Time to learn different things, this time i will learn SDN concepts and re-learn how to programming but in Python… Yes, i did a lot of programming while i was taking my degree at University using Java,C,C++, PHP and other technologies.
I heard really good things from my friends who took courses on Coursera, so i decided to try it.
Software Defined Networking by Georgia Institute of Technology
About the Course
This course introduces software defined networking, an emerging paradigm in computer networking that allows a logically centralized software program to control the behavior of an entire network.
Separating a network’s control logic from the underlying physical routers and switches that forward traffic allows network operators to write high-level control programs that specify the behavior of an entire network, in contrast to conventional networks, whereby network operators must codify functionality in terms of low-level device configuration.
Logically centralized network control makes it possible for operators to specify more complex tasks that involve integrating many disjoint network functions (e.g., security, resource control, prioritization) into a single control framework, allowing network operators to create more sophisticated policies, and making network configurations easier to configure, manage, troubleshoot, and debug.
This course will cover 8 modules (one per week).
Module 1: History and evolution of SDN
Module 2: Control and data plane separation
Module 3: Control Plane
Module 4: Network Virtualization
Module 5: Data Plane
Module 6: Programming SDNs
Modules 7: Verification and Debugging
Module 8: Use Cases and Looking Forward
Students should have taken at least an undergraduate-level networking course and have programming experience in Python. Experience with virtual machines and other virtual networking environments may also be useful.
There are some useful videos available online; these might be a good starting point for many people:
- Prof. Nick McKeown, Stanford
“How SDN will Shape Networking”
- Prof. Scott Shenker, Berkeley:
“An attempt to motivate and clarify Software-Defined Networking (SDN)”
(watch the first 35 minutes or so)
You may find the additional reading useful for introductory material:
The course will consist of a series of video lectures, each about 10 minutes in length.
Assignments for the course are lab-based programming assignments, many of which build off of the Mininet software developed at Stanford University, which can run SDNs in emulated environments on networks of virtual machines.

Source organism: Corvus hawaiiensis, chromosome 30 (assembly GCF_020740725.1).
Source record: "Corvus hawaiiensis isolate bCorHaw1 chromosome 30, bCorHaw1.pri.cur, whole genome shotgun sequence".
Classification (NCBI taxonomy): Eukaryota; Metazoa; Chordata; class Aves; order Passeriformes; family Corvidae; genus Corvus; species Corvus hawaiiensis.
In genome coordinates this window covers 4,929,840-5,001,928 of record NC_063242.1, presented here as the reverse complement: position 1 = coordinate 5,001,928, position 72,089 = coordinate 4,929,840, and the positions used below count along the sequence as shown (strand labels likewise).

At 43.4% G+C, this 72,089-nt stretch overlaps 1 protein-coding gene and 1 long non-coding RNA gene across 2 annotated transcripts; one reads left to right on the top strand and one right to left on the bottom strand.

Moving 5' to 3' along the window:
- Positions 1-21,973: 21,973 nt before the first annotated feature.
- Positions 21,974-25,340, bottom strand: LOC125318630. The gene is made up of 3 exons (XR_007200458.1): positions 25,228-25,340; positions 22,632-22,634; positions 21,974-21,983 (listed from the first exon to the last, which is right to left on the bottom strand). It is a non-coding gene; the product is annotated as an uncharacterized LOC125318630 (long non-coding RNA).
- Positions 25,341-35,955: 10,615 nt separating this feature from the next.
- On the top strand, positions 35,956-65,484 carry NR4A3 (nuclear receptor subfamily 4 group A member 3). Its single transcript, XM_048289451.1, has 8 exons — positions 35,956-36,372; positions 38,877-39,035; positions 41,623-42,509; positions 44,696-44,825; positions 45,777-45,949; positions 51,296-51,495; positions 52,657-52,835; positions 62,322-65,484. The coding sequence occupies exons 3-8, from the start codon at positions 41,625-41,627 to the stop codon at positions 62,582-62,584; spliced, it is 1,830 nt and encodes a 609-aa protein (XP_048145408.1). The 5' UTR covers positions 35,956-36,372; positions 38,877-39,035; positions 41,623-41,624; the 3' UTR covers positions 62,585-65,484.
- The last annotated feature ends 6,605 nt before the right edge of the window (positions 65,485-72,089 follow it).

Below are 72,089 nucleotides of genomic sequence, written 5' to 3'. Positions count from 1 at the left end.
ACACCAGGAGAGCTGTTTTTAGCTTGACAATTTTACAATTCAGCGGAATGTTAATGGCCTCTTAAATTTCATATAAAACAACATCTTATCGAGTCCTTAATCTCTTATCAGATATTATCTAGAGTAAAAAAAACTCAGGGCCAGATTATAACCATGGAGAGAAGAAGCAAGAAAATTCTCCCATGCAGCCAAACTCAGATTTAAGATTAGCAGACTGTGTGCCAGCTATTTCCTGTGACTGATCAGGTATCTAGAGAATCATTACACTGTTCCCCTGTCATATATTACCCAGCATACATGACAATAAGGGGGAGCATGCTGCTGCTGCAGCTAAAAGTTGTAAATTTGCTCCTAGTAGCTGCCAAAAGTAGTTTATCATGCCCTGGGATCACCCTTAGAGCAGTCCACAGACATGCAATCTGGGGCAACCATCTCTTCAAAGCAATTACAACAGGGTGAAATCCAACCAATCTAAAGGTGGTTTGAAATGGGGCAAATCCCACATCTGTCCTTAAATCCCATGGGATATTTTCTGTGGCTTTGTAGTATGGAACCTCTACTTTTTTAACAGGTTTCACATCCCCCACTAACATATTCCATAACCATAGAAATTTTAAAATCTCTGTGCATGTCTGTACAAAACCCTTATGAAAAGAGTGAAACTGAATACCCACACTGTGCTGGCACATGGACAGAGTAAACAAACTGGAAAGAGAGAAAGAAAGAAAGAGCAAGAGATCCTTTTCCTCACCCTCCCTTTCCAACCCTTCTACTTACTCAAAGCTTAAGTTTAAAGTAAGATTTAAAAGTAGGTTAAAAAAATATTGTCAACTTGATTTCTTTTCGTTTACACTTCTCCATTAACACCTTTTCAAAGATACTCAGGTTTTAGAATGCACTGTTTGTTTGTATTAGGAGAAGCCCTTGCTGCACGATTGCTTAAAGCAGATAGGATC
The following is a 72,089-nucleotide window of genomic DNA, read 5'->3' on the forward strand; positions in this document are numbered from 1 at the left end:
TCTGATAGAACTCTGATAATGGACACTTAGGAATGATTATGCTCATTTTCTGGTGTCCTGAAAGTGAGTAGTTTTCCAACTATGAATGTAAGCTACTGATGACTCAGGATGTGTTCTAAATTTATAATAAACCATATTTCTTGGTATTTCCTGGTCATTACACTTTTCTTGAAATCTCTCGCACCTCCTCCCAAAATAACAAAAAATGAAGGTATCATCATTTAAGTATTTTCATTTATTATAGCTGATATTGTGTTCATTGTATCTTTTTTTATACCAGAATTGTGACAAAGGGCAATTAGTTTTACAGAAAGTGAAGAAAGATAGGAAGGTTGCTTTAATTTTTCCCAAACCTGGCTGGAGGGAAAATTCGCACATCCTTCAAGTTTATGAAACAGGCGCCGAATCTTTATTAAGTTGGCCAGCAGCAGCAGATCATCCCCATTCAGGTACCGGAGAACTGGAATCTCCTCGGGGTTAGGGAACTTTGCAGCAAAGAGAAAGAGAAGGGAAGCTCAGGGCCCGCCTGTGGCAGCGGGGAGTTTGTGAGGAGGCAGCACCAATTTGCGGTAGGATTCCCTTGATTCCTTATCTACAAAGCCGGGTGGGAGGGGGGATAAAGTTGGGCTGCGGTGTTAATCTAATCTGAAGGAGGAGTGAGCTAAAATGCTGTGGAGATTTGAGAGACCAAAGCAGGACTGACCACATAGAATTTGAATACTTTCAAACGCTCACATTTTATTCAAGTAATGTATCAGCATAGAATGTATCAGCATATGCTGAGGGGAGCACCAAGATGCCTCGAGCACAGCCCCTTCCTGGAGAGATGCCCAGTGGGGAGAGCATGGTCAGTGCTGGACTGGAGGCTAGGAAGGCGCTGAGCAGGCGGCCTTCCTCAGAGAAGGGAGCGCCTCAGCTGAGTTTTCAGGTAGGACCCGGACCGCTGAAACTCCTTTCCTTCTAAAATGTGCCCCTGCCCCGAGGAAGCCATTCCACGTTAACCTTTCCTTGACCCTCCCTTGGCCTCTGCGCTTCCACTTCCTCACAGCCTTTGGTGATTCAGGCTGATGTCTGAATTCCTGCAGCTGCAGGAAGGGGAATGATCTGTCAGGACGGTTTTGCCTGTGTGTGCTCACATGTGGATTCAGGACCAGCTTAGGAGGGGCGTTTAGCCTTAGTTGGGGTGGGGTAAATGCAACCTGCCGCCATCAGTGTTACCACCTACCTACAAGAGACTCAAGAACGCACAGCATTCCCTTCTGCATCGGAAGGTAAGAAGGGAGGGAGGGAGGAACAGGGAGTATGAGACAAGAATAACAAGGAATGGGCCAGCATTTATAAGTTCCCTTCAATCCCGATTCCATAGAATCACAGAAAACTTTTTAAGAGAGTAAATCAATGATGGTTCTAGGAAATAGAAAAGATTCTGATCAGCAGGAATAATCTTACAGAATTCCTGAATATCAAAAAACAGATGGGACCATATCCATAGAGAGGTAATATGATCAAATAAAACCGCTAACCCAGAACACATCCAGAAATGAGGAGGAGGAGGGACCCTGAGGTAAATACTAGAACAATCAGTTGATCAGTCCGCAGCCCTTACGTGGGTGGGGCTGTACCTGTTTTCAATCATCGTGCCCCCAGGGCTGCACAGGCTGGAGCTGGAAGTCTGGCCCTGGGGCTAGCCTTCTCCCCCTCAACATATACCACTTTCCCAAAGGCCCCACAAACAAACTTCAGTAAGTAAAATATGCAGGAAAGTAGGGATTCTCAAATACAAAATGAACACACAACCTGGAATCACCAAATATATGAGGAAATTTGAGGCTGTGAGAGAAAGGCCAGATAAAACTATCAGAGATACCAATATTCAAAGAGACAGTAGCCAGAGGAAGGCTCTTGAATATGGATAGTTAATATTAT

Programming for Everybody (Python) by University of Michigan
About the Course
This course is specifically designed to be a first programming course using the popular Python programming language. The pace of the course is designed to lead to mastery of each of the topics in the class. We will use simple data analysis as the programming exercises through the course. Understanding how to process data is valuable for everyone regardless of your career. This course might kindle an interest in more advanced programming courses or courses in web design and development or just provide skills when you are faced with a bunch of data that you need to analyze. You can do the programming assignments for the class using a web browser or using your personal computer. All required software for the course is free.
Week One: Introduction – Why we program?
Week Two: Variables and Expressions
Week Three: Conditional code
Week Four: Functions
Week Five: Loops and Iteration
Week Six: Strings
Week Seven: Files
Week Eight: Lists
Week Nine: Dictionaries
Week Ten: Tuples
Optional Topic: Regular Expressions
There are no pre-requisites for this course. We avoid any advanced mathematics. You can do the entire class using a web browser. If you are going to do the programming exercises on your own computer (optional), you should know how to download and install software and be able to make folders and organize files on your computer. We will have detailed instructional videos for both Windows and Macintosh computers for all software installation and file management tasks for those who want to do software development on their computers. All required software for this class is free.
The textbook is titled Python for Informatics: Exploring Information. The book is free to download in all major electronic formats including: PDF, EPUB, MOBI, HTML, and Apple’s iBooks. The free iBooks version of the book contains enhanced video materials and exercises built into the book. You can purchase a printed copy of the book from Amazon for $8.99. It is not necessary to purchase the printed book. All of the book materials are available under a Creative Commons Attribution-NonCommercial 3.0 Unported License.